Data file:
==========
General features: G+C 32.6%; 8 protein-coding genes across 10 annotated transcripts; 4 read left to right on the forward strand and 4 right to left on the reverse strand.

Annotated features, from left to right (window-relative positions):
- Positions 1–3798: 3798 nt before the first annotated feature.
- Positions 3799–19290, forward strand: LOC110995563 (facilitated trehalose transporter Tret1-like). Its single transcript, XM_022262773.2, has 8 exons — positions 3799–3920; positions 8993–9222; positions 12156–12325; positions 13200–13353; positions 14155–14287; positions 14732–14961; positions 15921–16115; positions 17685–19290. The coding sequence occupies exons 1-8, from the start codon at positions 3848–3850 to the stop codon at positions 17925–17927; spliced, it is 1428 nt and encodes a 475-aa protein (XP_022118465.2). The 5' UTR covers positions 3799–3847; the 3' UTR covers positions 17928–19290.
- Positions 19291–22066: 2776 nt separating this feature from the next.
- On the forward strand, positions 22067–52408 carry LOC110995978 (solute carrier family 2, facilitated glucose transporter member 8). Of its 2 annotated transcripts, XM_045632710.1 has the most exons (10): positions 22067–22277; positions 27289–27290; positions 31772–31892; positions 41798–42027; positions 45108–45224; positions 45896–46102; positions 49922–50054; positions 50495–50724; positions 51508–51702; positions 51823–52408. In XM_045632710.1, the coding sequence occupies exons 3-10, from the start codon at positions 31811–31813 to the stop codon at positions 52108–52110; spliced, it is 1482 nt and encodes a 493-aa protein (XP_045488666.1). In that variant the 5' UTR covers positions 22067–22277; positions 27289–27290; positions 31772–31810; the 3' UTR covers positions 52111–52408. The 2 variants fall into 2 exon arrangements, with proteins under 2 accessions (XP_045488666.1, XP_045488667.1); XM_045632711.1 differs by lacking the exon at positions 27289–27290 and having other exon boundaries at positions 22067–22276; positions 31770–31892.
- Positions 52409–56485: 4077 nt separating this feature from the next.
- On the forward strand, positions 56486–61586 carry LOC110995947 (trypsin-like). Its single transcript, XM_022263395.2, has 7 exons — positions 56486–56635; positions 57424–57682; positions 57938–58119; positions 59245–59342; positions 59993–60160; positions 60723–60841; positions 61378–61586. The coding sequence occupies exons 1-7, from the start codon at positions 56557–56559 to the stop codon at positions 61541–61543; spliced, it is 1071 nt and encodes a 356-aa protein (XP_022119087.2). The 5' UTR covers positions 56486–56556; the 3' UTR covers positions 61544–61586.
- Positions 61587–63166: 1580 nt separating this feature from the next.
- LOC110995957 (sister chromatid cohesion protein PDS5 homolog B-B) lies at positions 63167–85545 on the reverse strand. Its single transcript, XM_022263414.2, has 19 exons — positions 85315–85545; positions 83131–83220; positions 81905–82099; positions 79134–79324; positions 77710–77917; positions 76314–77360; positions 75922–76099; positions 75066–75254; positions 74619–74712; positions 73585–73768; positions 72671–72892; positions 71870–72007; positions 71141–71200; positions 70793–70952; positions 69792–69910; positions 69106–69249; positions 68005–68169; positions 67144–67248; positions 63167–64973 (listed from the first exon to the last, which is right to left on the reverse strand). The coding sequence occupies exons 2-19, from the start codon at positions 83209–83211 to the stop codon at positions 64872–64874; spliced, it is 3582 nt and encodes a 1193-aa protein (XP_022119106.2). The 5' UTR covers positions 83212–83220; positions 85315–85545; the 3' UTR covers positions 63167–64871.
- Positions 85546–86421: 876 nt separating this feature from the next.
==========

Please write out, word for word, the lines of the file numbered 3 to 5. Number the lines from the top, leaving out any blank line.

- Positions 1–3798: 3798 nt before the first annotated feature.
- Positions 3799–19290, forward strand: LOC110995563 (facilitated trehalose transporter Tret1-like). Its single transcript, XM_022262773.2, has 8 exons — positions 3799–3920; positions 8993–9222; positions 12156–12325; positions 13200–13353; positions 14155–14287; positions 14732–14961; positions 15921–16115; positions 17685–19290. The coding sequence occupies exons 1-8, from the start codon at positions 3848–3850 to the stop codon at positions 17925–17927; spliced, it is 1428 nt and encodes a 475-aa protein (XP_022118465.2). The 5' UTR covers positions 3799–3847; the 3' UTR covers positions 17928–19290.
- Positions 19291–22066: 2776 nt separating this feature from the next.